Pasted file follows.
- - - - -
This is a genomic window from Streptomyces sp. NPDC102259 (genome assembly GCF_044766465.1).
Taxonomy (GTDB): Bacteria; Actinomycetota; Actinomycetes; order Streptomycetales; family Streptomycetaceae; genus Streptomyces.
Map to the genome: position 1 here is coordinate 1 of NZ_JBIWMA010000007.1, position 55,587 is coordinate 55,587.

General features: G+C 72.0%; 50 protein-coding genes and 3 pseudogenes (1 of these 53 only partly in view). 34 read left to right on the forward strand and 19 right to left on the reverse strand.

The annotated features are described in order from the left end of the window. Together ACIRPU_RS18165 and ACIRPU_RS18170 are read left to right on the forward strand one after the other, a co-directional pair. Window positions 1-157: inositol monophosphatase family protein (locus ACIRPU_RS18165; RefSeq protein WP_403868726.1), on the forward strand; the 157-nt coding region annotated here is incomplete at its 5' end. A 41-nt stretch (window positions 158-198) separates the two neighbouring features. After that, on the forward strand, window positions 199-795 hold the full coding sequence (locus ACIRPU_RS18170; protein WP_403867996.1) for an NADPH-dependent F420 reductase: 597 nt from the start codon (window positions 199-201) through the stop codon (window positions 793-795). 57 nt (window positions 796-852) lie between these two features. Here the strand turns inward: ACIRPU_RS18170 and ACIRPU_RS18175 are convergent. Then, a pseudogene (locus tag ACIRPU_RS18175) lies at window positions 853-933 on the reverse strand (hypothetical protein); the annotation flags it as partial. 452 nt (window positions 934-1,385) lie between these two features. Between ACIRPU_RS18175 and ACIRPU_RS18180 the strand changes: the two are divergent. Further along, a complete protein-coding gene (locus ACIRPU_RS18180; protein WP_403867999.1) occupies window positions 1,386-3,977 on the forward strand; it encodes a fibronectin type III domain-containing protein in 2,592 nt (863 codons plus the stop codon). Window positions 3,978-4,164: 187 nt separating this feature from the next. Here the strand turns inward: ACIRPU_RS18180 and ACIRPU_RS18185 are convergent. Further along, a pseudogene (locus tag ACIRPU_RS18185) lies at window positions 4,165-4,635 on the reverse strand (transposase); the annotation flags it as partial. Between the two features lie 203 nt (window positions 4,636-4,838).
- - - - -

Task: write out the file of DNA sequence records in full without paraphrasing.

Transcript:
This is a genomic window from Streptomyces sp. NPDC102259 (genome assembly GCF_044766465.1).
Taxonomy (GTDB): Bacteria; Actinomycetota; Actinomycetes; order Streptomycetales; family Streptomycetaceae; genus Streptomyces.
Map to the genome: position 1 here is coordinate 1 of NZ_JBIWMA010000007.1, position 55,587 is coordinate 55,587.

General features: G+C 72.0%; 50 protein-coding genes and 3 pseudogenes (1 of these 53 only partly in view). 34 read left to right on the forward strand and 19 right to left on the reverse strand.

The annotated features are described in order from the left end of the window. Together ACIRPU_RS18165 and ACIRPU_RS18170 are read left to right on the forward strand one after the other, a co-directional pair. Window positions 1-157: inositol monophosphatase family protein (locus ACIRPU_RS18165; RefSeq protein WP_403868726.1), on the forward strand; the 157-nt coding region annotated here is incomplete at its 5' end. A 41-nt stretch (window positions 158-198) separates the two neighbouring features. After that, on the forward strand, window positions 199-795 hold the full coding sequence (locus ACIRPU_RS18170; protein WP_403867996.1) for an NADPH-dependent F420 reductase: 597 nt from the start codon (window positions 199-201) through the stop codon (window positions 793-795). 57 nt (window positions 796-852) lie between these two features. Here the strand turns inward: ACIRPU_RS18170 and ACIRPU_RS18175 are convergent. Then, a pseudogene (locus tag ACIRPU_RS18175) lies at window positions 853-933 on the reverse strand (hypothetical protein); the annotation flags it as partial. 452 nt (window positions 934-1,385) lie between these two features. Between ACIRPU_RS18175 and ACIRPU_RS18180 the strand changes: the two are divergent. Further along, a complete protein-coding gene (locus ACIRPU_RS18180; protein WP_403867999.1) occupies window positions 1,386-3,977 on the forward strand; it encodes a fibronectin type III domain-containing protein in 2,592 nt (863 codons plus the stop codon). Window positions 3,978-4,164: 187 nt separating this feature from the next. Here the strand turns inward: ACIRPU_RS18180 and ACIRPU_RS18185 are convergent. Further along, a pseudogene (locus tag ACIRPU_RS18185) lies at window positions 4,165-4,635 on the reverse strand (transposase); the annotation flags it as partial. Between the two features lie 203 nt (window positions 4,636-4,838).